Tuesday, February 24, 2009

Sweet homecoming (Part 1)

Moussa, driving the Land Rover

January 18, 20009
I've been back in the village for just 2 1/2 days and it already feels like I never left. In the days before arriving here: on the plane, in Niamey, then Konni, my head was a jumble of people and places. Parents, family, brothers, friends, dogs...Oregon, Wisconsin, Ohio...as I got closer and closer to this home, another crowd started mingling with that ever-present smorgasbord of America. Enter Niger: adoptive parents x 50, adoptive family x 100, brothers and sisters x 500, friends ('cause everyone here is your friend) x 40 gazillion. I spent a few days feeling pretty homesick, but gradually the loving hum of my village got louder and louder, and finally I arrived. The "welcome back" process has been like no other, a constant barrage of "How's your family? How are your parents? Your dad? Your mom? Your little brother? Your older brother? Eliza? Anika? Lucy? Their moms? (They've taken a special fond interest in my little-girl relatives; I explained "Fairy God Belayer" and it came across like I'm a child-crazy witch.) People I hardly know at all--some whom I've never talked with, much less recognize--are coming up to welcome me back. It is really, really cool.

One of my favorite moments of my whole time here was when Moussa drove me up to my house. You can hear cars from quite a way off, and there are seldom any around, ever, so people in town knew that someone was coming. They also all recognize Moussa's car-- a standard white Land Rover--so they knew it was me coming. Driving through the village was like being in a parade: a one-car parade, with throngs of kids shouting my name, and adults leaping out of courtyards to wave and join in the bustle. I wanted to throw candy, it was so festive.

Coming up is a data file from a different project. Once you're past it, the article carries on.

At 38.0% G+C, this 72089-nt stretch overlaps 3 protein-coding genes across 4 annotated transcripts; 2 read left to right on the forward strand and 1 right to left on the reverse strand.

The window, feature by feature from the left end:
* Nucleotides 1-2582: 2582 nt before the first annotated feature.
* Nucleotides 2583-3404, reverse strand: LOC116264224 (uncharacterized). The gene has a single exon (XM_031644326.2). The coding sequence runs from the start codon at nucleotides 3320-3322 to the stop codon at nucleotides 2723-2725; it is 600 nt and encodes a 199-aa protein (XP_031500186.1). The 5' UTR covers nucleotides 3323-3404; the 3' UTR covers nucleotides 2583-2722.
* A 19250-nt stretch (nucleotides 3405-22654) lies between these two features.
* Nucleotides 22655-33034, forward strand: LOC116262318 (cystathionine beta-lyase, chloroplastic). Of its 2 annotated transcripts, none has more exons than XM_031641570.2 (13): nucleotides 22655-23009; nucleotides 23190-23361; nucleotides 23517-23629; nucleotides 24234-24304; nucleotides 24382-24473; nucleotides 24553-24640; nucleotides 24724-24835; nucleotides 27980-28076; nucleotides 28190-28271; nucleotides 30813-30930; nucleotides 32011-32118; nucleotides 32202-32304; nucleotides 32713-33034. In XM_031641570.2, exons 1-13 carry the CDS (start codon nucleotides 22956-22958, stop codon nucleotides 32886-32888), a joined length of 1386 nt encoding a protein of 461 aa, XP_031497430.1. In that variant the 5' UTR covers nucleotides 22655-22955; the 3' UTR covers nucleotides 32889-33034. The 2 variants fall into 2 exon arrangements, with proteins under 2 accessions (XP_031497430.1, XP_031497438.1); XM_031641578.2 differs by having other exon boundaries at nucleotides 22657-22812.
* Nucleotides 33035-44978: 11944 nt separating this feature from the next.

And then, the kicker--we pulled up by my house and I spied Narba across the crowd She was all wrapped in her red shawl, carrying a bowl of sweet potatoes on her head. I got out and pushed through everybody to reach her, and she gave me a hug. A real hug. I may not have mentioned this before--villagers don't hug; I've never seen a single hug this whole time. Never, not in sad times or happy times, ever. But Narba gave me one!

I cried, obviously.

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